Recalling Morrison, Holzman is less record-label boss and more indulgent uncle, smiling as he remembers how the singer bought instruments as birthday gifts for Holzman's young son, Adam. "Jim was sensitive, and he could easily be hurt," he says. "Although he had absolutely no ability to realise when he was hurting others". Many of the stories of drug-fuelled hell-raising are over-blown, Holzman claims. He has always laughed off the notorious Miami concert, for instance, when Morrison was charged with two counts of indecent exposure. "I thought he only had one set of genitals."
Uncle Jac continues: "Jim got a little out of himself a couple of times during recordings. He nearly broke a studio window – but didn't. He did throw a television set – but it was a small one. He would fall down, as happened a couple of times, too much alcohol, too much something. He came out of the studio one night, went to sleep under a palm, was sprawled out with his nose in the gravel one morning. I bought a flag to put over him if it ever happened again." When Morrison became a danger to himself, Elektra hired a minder to drink with him – and to encourage him to stop. Ultimately, it was to no avail, and Morrison died in a Paris apartment in 1971.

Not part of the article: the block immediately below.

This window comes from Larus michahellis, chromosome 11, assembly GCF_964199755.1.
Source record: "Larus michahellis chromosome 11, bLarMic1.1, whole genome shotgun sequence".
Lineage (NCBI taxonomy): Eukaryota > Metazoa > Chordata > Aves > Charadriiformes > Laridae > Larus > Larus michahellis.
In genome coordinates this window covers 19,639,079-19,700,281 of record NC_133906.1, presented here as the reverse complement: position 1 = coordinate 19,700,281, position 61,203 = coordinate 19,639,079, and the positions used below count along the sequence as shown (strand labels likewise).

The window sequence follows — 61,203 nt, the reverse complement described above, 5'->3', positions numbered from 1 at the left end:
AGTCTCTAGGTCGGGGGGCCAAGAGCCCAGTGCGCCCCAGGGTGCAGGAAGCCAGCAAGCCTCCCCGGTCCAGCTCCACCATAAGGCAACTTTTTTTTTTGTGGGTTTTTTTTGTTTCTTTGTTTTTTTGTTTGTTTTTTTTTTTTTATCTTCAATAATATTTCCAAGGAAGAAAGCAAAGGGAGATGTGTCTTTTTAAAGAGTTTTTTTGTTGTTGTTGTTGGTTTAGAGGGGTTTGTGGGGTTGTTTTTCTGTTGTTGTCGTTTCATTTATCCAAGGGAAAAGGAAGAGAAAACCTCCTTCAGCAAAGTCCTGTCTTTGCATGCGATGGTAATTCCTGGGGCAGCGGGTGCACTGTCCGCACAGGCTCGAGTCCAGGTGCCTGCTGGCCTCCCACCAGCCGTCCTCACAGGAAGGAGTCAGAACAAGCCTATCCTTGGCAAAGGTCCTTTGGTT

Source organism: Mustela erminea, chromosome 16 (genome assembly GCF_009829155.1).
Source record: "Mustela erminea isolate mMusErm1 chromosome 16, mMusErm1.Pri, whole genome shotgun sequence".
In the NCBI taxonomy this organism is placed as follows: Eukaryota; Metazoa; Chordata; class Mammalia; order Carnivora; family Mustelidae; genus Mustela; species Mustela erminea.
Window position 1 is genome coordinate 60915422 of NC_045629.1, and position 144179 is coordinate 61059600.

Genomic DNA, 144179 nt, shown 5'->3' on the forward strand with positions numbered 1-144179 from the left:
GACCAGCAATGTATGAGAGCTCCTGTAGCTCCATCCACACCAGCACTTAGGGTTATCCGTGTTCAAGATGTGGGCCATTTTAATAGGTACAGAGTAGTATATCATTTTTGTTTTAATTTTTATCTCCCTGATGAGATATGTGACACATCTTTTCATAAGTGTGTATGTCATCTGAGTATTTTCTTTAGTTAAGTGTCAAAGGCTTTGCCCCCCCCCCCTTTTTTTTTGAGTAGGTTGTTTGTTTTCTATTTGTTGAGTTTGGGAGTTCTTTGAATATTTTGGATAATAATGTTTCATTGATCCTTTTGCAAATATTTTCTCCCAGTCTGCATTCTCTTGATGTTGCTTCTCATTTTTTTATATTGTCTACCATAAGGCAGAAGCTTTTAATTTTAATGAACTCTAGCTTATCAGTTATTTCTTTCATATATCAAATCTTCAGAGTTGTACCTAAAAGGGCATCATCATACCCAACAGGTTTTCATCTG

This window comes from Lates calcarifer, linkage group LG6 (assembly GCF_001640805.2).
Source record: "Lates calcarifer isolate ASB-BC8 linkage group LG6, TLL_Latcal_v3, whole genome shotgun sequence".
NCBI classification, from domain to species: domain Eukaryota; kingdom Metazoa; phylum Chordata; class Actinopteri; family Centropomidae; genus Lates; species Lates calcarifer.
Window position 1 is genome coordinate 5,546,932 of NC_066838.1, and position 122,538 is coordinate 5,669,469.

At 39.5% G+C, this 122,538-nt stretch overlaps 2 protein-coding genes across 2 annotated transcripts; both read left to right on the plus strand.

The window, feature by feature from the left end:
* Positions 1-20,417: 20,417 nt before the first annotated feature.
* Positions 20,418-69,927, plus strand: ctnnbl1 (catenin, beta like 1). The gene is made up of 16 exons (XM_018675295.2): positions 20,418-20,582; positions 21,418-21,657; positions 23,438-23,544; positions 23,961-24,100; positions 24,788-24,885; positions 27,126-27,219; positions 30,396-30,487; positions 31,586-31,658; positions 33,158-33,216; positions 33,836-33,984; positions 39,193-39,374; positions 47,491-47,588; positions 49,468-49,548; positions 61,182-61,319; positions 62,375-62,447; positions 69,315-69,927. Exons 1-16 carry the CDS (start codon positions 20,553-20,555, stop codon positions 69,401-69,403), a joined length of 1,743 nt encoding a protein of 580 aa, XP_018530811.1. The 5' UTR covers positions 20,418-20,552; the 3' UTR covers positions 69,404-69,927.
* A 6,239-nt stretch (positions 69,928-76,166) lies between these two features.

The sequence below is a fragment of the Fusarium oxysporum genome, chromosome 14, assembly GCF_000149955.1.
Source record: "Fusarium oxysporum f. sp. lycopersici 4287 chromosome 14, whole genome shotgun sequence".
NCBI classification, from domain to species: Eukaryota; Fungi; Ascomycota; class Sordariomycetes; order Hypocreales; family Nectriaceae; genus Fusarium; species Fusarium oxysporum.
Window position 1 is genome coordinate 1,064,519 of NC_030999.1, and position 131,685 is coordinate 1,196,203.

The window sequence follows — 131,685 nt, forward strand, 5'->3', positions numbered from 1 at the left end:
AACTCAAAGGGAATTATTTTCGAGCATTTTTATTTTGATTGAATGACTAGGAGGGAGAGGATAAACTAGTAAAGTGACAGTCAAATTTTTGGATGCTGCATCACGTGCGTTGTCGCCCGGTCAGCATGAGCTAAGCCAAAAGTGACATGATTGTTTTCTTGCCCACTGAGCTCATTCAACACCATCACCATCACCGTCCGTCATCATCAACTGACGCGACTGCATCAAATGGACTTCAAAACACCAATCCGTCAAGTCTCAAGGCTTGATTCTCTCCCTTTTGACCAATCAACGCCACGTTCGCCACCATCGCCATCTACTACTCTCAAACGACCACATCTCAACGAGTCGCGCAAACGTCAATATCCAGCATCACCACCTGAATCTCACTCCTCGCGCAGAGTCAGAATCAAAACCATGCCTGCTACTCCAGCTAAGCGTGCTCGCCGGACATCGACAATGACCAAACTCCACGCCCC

There was a closer relationship between label and artists then, says Stuart Batsford, who compiled the 2008 box set Forever Changing: The Golden Age of Elektra Records 1963-1973. "Now artists often just see labels as a bank account to fund their records but that was a nurturing period. Jac knew all his artists, he gave them time to grow, to establish their style, to find their audience. And Elektra was a quality-oriented label. It didn't put out silly commercial records for the sake of it. Holzman, like Ahmet Ertegun at Atlantic, could pick artists from soul, rock, psychedelia, blues or the singer-songwriter tradition, but they all had the trademark of quality. Holzman just seemed to know what authenticity was."